Any video card you can buy in theory is not supposed to consume more than 300w - that's the limit of the pci-e standard...
Vega64 consumes up to 295 watts but for very short periods of time of a few tens of milliseconds or something like that, it may consumes a bit more.
It takes around 50-70 watts through the pci-e slot and the rest of around 250 watts are taken through the additional pci-e 8 pin connectors.
Each pci-e 8pin connector is rated conservatively at 150 watts, so even with two connectors the video card would be able to take those 250 watts (approx.) from two pci-e 8 connectors.
Now let's get a bit more technical.
You have voltage and current ... voltage x current gives you power which is measured in watts.
The limitations when it comes to transferring power to a video card are actually due to the contact resistance of the pins inside the connectors, and the resistance of the wires themselves.
The pins inside the connectors are rated for 9A of current, and the wires are rated for around 12 to 16A depending on thickness (less for standard AWG18 and more for the thicker AWG18)
In each pci-e 8pin connector, there's 3 pairs of wires transferring 12v to the video card, the other two pins are not used to transfer power. So, through each pci-e 8 pin, if we want to respect the limitations of the metal pins inside the connectors, we can only transfer 3 pairs x 9A per contact x 12v = 324 watts.
Because this value is so close to the power consumption of the video card ( ~ 250 watts) and because the pci-e standard limits the maximum power to 150 watts, you have two connectors on the video card, so now the video card can get power through 6 pairs of wires ... so the video card can safely receive up to 6 pairs x 9A per contact x 12v = 648 watts.
However, a lot of power supplies use modular connectors and have a cable with two pci-e 8 pin connectors.
On cheapest power supplies, the modular connector on the power supply case is a simple 2 by 8 connector, and you only have 3 pairs of wires (12v and ground) going to the two pci-e 8pin connectors, so even through individually each pci-e 8pin connector could do up to 300 watts, both in total are limited by the modular connector on the power supply case, which is limited to 324 watts (3 pairs x 9A x 12v)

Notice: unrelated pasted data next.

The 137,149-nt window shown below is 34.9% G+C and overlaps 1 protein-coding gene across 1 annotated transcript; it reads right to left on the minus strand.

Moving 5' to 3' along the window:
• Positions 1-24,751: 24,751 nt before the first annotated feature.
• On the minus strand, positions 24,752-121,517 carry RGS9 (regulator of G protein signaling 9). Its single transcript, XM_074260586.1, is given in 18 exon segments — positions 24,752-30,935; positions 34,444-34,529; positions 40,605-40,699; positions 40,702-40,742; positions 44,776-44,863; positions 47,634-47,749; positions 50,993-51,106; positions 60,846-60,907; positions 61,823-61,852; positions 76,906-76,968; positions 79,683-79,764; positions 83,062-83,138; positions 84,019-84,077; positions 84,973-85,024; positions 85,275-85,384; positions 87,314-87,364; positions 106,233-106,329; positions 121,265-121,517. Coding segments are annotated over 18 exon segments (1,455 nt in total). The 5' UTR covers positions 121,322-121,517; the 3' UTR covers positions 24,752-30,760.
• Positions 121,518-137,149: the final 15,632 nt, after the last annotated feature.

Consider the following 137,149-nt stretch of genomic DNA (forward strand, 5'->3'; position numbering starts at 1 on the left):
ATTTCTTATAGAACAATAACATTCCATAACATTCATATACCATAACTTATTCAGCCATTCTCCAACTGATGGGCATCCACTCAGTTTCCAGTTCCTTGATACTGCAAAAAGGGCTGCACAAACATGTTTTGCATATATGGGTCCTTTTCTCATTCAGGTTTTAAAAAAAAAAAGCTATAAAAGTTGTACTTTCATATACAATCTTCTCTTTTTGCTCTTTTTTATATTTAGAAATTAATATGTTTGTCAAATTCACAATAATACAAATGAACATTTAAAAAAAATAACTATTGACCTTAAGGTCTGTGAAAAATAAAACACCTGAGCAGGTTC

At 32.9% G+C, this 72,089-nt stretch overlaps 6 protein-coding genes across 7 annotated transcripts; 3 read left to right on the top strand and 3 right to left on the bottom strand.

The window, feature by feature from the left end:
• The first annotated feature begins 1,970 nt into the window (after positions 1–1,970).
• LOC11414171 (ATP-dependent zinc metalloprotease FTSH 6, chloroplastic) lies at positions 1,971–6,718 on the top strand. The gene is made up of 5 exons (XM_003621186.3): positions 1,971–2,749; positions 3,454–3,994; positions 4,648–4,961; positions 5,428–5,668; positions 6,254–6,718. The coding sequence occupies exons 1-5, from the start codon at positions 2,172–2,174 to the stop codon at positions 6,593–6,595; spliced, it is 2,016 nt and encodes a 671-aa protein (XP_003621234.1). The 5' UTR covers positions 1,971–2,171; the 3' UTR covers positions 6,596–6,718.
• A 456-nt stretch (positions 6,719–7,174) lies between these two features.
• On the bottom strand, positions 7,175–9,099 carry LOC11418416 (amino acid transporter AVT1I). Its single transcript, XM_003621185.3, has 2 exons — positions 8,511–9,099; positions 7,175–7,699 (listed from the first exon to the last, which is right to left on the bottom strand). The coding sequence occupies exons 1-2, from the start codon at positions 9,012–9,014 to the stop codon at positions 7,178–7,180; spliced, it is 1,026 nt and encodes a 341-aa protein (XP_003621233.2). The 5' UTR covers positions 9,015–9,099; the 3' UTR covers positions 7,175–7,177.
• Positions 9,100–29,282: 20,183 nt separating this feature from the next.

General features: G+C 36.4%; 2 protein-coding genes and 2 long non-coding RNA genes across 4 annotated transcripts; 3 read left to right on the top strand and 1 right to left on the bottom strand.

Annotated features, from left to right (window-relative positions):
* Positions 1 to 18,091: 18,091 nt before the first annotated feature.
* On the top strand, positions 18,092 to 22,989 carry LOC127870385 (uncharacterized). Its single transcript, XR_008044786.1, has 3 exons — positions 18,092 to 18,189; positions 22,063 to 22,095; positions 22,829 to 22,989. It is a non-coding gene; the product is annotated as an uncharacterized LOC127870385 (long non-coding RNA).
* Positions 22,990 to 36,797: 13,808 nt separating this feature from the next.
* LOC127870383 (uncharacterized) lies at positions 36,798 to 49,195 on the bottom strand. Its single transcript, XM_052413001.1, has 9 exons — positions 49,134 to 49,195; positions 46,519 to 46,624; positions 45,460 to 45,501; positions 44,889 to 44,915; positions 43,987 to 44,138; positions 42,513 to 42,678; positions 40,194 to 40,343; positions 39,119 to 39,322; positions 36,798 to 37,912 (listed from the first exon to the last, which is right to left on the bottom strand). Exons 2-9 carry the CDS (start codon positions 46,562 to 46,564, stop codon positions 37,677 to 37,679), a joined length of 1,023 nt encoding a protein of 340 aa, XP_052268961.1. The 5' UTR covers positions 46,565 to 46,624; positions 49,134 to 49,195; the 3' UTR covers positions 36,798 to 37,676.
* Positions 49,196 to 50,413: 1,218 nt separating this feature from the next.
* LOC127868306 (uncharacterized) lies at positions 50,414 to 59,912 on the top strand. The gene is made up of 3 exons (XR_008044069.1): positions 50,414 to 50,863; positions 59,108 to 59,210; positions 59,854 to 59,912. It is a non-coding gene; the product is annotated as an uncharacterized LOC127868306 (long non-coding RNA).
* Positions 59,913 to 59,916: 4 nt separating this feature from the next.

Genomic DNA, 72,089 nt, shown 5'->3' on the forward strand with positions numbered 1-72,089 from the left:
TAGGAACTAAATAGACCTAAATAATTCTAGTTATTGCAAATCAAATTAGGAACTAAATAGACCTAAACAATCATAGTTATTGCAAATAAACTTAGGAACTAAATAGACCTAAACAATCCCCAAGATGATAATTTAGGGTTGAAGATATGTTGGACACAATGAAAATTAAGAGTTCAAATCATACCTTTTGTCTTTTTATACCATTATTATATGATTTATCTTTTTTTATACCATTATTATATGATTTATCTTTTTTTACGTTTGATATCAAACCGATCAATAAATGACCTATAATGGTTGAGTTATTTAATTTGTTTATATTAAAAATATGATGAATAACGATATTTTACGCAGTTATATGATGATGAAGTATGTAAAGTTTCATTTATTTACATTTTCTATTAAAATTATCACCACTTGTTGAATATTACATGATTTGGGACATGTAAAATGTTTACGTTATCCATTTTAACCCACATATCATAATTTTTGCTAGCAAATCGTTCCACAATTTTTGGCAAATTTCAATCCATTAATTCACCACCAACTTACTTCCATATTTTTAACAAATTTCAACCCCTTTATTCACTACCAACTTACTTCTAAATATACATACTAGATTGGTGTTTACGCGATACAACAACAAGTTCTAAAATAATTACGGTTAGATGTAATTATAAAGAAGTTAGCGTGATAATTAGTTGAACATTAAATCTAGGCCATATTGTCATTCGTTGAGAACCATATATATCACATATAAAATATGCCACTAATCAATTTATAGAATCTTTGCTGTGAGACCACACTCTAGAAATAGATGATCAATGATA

There are some better power supplies which use 4 pairs of wires and route 2 pairs to each pci-e 8pin connector and connect 2 power pins to one wire at the connector, and this means in total both pci-e 8pin connectors are limited to 4 pairs x 9A x 12v = ~ 430 watts
And the best power supplies out there, will actually have a connector on the case with 6 pairs of wires, and each pci-e 8 pin connector has direct connection to the power supply case, and then each pci-e 8pin connector would be limited to the case connector limitation of 324 watts.
As the video card manufacturers can't know how the modular connector on the power supply is wired (3 pairs, 4 pairs or 6 pairs), you will often see the recommendation to use two separate strips of pci-e 8pin connectors if available. This basically guarantees that between the video card and the power supply, you have 6 pairs of wires and therefore the video card can take up to 6 pairs x 9A x 12v = 650 watts.
With Vega64, with some simple overclocking, you can get it to consume 400w, maybe even more. With liquid nitrogen and other sub zero cooling methods, you can probably get it to go over 500 watts.
My guess is they added the third pci-e 8pin connector for those people and to force you in a way to use two separate strips of pci-e connectors.
So... you can use a single strip of pci-e 8pin connectors and it will be fine at stock clocks, and with just two connectors filled.
It would be better to use two separate cable strips with pci-e connectors, to reduce load on the pins on the modular connector on the power supply and to reduce the losses in the wires.
And as long as you used two separate cable strips, you may as well plug the second pci-e connector from one strip into the third pci-e 8 pin connector on the video card. It won't do anything for you when at stock frequencies and even when overclocking a bit, but it also can't hurt.